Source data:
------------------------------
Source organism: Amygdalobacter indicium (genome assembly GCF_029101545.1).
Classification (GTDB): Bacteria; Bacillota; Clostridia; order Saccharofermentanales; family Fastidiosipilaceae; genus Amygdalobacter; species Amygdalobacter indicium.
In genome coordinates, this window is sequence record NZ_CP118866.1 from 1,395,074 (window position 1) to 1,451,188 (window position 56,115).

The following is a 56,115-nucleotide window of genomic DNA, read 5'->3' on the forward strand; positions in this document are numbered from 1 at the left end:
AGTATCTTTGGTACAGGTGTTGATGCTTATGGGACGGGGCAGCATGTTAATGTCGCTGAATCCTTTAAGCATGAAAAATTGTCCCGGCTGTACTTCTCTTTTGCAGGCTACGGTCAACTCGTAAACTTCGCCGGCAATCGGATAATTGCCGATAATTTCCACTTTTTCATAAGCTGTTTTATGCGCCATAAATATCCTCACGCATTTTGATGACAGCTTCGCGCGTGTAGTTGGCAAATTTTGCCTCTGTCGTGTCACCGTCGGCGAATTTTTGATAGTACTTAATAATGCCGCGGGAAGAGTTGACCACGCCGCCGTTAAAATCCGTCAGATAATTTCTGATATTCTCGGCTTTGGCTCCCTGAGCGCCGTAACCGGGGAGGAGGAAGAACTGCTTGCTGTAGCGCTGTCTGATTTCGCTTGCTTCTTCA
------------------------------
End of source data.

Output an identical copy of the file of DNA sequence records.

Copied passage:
Source organism: Amygdalobacter indicium (genome assembly GCF_029101545.1).
Classification (GTDB): Bacteria; Bacillota; Clostridia; order Saccharofermentanales; family Fastidiosipilaceae; genus Amygdalobacter; species Amygdalobacter indicium.
In genome coordinates, this window is sequence record NZ_CP118866.1 from 1,395,074 (window position 1) to 1,451,188 (window position 56,115).

The following is a 56,115-nucleotide window of genomic DNA, read 5'->3' on the forward strand; positions in this document are numbered from 1 at the left end:
AGTATCTTTGGTACAGGTGTTGATGCTTATGGGACGGGGCAGCATGTTAATGTCGCTGAATCCTTTAAGCATGAAAAATTGTCCCGGCTGTACTTCTCTTTTGCAGGCTACGGTCAACTCGTAAACTTCGCCGGCAATCGGATAATTGCCGATAATTTCCACTTTTTCATAAGCTGTTTTATGCGCCATAAATATCCTCACGCATTTTGATGACAGCTTCGCGCGTGTAGTTGGCAAATTTTGCCTCTGTCGTGTCACCGTCGGCGAATTTTTGATAGTACTTAATAATGCCGCGGGAAGAGTTGACCACGCCGCCGTTAAAATCCGTCAGATAATTTCTGATATTCTCGGCTTTGGCTCCCTGAGCGCCGTAACCGGGGAGGAGGAAGAACTGCTTGCTGTAGCGCTGTCTGATTTCGCTTGCTTCTTCA